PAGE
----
How Do Truck Air Brakes Work?

Updated February 21, 2017

A belt drive from the engine drives the air compressor. The compressor is connected to a storage reservoir that stores the pressurised air. The whole system is controlled by a governor, which keeps the pressure at a set level. When the air pressure reaches 125 psi, the air compressor governor stops the compressor from pumping in any additional air. If the pressure drops to 100 psi, the governor turns the air compressor pump back on again.

Service Brakes

When the driver pushes on the brake pedal, it directs pressurised air through hoses into the braking mechanism. Most trucks use foundation brakes. In foundation brakes, the pressurised air pushes out a piston which moves a cam, pushing a brake shoe into a rotating drum. The drum is attached to a wheel and when the brake shoe rubs against it, it creates friction, slowing the wheel down. When the brakes are released, some pressurised air is released from the system and the compressor has to store new air to keep the brakes powered.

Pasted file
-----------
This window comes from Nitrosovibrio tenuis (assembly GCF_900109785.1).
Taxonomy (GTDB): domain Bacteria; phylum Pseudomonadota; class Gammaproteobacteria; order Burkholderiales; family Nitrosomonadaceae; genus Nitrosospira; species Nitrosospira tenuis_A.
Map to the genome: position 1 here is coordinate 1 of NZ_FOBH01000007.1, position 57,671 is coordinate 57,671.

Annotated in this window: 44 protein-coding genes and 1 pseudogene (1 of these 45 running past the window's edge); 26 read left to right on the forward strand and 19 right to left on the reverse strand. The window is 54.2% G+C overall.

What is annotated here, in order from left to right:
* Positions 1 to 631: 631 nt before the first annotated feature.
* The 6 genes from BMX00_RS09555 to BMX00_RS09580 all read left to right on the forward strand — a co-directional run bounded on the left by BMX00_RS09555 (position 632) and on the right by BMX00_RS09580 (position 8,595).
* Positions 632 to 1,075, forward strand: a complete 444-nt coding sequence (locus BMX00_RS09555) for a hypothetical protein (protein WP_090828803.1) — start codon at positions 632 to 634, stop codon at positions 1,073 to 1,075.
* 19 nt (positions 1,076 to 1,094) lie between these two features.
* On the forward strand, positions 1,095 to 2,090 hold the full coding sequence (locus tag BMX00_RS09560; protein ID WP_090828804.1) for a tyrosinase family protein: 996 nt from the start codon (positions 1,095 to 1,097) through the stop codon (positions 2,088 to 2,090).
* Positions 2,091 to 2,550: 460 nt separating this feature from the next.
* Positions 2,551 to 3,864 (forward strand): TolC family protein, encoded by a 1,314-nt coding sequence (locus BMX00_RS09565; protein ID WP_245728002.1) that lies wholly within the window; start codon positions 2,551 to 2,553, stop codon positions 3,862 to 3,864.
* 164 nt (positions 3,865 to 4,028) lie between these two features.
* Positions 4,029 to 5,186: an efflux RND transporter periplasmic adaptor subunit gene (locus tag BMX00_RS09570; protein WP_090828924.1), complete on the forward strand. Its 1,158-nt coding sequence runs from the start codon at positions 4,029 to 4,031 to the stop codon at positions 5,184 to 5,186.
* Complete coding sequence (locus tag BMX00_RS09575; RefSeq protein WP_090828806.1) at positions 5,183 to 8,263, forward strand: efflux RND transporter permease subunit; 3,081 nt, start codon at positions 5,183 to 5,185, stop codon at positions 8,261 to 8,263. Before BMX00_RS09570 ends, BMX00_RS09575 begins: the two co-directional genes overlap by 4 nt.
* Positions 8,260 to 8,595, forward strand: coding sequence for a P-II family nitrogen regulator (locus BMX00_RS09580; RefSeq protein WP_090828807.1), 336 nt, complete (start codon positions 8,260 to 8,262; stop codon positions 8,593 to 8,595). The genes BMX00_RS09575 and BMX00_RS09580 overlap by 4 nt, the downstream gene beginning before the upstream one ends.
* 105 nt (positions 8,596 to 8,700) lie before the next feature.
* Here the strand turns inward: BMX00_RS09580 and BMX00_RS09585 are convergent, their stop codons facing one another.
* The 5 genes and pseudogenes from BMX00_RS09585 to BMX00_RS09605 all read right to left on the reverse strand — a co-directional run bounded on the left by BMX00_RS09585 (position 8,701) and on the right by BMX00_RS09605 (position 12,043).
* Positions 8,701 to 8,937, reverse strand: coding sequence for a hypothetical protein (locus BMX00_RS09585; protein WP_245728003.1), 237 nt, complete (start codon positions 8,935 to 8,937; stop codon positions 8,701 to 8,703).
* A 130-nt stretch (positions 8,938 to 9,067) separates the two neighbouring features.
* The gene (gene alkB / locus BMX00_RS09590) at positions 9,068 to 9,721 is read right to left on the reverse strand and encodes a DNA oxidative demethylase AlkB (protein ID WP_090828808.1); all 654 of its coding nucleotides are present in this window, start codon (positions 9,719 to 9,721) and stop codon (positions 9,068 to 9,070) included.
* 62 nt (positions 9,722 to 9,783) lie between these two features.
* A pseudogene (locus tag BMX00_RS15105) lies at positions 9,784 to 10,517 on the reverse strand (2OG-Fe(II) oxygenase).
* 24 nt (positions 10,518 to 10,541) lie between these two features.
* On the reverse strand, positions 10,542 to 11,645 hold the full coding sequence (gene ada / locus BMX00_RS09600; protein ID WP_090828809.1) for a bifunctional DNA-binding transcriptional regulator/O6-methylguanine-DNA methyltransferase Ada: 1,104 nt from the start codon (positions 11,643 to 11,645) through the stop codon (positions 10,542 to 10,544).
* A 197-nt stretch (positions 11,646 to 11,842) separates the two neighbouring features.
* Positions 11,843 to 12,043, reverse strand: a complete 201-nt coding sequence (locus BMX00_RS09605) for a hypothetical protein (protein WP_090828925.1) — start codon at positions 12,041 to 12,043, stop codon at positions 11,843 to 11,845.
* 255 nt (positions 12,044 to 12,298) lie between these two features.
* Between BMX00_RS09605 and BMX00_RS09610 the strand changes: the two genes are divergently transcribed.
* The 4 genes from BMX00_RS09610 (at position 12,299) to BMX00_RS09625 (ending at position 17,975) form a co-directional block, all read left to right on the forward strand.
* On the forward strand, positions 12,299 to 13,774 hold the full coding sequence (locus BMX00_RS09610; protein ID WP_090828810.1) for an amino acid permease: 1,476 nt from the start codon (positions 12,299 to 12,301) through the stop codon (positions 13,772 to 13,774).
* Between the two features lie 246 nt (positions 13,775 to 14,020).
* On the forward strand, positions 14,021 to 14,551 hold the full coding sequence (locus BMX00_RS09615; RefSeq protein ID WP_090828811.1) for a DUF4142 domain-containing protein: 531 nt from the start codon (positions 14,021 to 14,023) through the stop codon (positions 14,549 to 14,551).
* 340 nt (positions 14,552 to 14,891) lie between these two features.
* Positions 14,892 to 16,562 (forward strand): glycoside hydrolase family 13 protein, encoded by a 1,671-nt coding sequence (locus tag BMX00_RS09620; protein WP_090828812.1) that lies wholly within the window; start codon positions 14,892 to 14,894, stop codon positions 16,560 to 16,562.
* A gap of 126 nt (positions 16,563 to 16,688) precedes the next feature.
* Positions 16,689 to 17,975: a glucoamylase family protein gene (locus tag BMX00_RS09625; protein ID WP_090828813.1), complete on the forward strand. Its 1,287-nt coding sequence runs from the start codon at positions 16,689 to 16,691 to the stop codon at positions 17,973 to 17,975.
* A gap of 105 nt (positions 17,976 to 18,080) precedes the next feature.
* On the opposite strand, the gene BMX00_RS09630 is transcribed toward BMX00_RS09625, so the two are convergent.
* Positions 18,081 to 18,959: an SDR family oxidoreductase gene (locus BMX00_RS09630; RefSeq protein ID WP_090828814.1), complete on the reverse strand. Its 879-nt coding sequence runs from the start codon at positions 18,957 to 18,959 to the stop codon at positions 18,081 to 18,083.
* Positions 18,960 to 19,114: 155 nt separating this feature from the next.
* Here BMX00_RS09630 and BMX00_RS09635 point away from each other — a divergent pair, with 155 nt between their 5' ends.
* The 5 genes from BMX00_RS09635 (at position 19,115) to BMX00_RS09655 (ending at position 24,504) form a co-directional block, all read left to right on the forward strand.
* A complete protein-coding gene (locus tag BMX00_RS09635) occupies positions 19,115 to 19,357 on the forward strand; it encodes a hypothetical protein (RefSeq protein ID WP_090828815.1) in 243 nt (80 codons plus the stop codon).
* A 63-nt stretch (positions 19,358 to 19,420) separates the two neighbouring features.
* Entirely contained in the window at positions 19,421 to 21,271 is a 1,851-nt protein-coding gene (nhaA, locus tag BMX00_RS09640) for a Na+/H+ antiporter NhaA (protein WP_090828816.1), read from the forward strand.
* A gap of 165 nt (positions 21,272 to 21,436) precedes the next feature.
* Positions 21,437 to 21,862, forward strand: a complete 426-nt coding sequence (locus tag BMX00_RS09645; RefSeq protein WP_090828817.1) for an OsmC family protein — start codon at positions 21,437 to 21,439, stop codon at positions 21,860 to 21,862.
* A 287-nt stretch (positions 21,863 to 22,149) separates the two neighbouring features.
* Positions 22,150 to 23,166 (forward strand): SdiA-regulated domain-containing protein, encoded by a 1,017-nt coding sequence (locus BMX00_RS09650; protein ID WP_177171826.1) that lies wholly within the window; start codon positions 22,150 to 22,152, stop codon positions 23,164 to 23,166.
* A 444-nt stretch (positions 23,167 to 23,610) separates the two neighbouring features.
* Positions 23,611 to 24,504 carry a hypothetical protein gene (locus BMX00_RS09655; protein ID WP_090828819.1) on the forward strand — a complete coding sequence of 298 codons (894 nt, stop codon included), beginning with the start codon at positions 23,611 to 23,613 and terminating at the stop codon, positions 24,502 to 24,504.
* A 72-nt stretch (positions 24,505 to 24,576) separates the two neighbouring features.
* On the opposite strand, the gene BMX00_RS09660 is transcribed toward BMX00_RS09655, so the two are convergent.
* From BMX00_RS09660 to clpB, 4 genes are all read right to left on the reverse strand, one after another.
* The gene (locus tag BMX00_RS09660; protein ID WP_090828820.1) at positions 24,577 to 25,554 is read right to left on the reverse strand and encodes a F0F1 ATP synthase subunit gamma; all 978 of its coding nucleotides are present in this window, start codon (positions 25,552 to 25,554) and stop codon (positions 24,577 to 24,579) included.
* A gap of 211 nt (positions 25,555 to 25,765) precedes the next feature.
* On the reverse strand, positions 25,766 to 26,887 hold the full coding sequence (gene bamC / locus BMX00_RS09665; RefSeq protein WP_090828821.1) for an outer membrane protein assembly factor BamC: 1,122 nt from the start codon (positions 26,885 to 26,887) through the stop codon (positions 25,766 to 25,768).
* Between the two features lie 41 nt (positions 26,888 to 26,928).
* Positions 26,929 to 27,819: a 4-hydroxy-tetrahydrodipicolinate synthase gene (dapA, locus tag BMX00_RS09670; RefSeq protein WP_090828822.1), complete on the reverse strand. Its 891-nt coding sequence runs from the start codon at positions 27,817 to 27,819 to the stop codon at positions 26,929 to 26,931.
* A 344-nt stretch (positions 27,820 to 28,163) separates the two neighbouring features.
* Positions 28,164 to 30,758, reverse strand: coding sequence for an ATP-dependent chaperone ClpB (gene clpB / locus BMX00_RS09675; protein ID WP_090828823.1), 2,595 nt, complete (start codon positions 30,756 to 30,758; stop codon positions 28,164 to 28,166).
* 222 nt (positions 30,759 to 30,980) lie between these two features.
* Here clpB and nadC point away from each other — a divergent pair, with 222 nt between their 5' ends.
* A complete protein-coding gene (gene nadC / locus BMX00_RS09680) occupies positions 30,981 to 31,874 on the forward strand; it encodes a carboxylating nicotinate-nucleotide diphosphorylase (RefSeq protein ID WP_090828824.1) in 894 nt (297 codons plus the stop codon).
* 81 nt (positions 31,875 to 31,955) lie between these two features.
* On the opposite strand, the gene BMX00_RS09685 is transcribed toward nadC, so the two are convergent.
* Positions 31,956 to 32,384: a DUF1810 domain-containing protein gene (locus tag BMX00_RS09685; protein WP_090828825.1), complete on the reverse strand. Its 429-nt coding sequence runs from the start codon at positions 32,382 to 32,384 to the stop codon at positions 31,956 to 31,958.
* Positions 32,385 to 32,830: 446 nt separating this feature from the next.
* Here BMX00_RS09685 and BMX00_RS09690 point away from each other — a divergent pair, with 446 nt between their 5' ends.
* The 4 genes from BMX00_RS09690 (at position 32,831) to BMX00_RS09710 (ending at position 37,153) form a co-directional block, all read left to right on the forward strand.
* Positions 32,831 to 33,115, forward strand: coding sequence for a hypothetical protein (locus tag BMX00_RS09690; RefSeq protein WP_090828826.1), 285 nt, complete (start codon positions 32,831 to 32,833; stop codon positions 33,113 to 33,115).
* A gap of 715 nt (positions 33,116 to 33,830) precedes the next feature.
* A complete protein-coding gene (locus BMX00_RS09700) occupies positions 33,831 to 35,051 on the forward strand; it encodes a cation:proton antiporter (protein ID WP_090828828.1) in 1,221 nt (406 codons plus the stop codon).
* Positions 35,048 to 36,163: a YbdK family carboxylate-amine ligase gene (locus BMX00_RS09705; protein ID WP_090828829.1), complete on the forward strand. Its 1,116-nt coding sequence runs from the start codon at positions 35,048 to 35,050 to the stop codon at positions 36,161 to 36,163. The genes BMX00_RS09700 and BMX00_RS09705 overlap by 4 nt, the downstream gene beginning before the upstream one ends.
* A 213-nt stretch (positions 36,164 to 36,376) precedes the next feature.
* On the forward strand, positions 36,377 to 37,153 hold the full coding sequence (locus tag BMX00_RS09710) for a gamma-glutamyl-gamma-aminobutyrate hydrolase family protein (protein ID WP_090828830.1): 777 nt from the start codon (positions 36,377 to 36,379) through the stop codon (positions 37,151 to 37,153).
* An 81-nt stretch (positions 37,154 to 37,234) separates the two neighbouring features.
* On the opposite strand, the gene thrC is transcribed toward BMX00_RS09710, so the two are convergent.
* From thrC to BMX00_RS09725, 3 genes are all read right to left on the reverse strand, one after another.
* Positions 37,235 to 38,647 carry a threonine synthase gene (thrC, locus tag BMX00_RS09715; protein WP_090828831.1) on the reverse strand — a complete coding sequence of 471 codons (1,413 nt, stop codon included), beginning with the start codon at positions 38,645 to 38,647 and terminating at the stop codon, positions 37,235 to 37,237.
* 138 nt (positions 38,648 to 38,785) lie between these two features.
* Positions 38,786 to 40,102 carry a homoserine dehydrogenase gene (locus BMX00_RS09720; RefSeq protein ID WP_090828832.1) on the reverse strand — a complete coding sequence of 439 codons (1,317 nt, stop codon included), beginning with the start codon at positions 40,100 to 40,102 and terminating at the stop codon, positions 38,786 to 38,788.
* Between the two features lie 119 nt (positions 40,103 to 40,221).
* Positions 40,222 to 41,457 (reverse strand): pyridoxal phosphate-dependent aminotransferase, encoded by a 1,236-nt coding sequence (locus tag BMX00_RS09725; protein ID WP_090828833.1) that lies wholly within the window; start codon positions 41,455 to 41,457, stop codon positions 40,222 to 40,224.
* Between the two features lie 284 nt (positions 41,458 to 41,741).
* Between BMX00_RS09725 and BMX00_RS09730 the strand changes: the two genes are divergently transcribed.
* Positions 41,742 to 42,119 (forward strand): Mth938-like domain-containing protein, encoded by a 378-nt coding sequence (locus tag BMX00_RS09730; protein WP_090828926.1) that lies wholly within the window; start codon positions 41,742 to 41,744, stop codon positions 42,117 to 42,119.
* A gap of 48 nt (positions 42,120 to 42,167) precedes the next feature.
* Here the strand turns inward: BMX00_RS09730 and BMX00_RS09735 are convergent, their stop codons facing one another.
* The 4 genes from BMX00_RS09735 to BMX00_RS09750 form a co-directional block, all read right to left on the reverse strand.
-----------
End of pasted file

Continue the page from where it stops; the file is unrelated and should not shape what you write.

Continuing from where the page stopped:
Spring Brakes

Trucks also have a backup system called spring brakes. If the compressor should fail or the braking system should begin to leak, it will make the service brakes inoperable. If that happens, the spring brakes will automatically stop the truck. Spring brakes are powered by a heavy-duty spring mechanism inside the brake chamber. This mechanism is normally held back by the air pressure in the system. If that air pressure drops too low, the spring brake system will engage, activating the brake drums. When the driver puts on the parking brake, the spring brakes are what holds the truck in place, preventing it from rolling away.

Cite this Article A tool to create a citation to reference this article Cite this Article

About the Author

Isaiah David is a freelance writer and musician living in Portland, Ore. He has over five years experience as a professional writer and has been published on various online outlets. He holds a degree in creative writing from the University of Michigan.